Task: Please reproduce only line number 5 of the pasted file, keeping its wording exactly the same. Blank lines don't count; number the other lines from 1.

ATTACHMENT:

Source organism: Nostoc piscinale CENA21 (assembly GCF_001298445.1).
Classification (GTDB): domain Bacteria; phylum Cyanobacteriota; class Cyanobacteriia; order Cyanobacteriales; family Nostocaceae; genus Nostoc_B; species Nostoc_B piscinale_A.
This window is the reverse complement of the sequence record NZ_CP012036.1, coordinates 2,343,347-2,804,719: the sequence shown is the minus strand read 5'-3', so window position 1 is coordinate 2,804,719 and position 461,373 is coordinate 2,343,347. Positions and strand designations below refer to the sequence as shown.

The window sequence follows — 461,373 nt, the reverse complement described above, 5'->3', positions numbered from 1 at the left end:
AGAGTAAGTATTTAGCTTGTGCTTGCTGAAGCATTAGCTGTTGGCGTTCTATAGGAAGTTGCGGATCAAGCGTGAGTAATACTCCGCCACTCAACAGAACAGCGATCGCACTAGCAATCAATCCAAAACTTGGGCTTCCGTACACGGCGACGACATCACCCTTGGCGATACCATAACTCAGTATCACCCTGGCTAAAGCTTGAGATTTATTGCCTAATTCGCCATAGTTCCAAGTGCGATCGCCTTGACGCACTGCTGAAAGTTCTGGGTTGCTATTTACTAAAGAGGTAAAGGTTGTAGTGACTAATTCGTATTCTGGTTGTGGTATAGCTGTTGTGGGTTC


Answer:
AGAGTAAGTATTTAGCTTGTGCTTGCTGAAGCATTAGCTGTTGGCGTTCTATAGGAAGTTGCGGATCAAGCGTGAGTAATACTCCGCCACTCAACAGAACAGCGATCGCACTAGCAATCAATCCAAAACTTGGGCTTCCGTACACGGCGACGACATCACCCTTGGCGATACCATAACTCAGTATCACCCTGGCTAAAGCTTGAGATTTATTGCCTAATTCGCCATAGTTCCAAGTGCGATCGCCTTGACGCACTGCTGAAAGTTCTGGGTTGCTATTTACTAAAGAGGTAAAGGTTGTAGTGACTAATTCGTATTCTGGTTGTGGTATAGCTGTTGTGGGTTC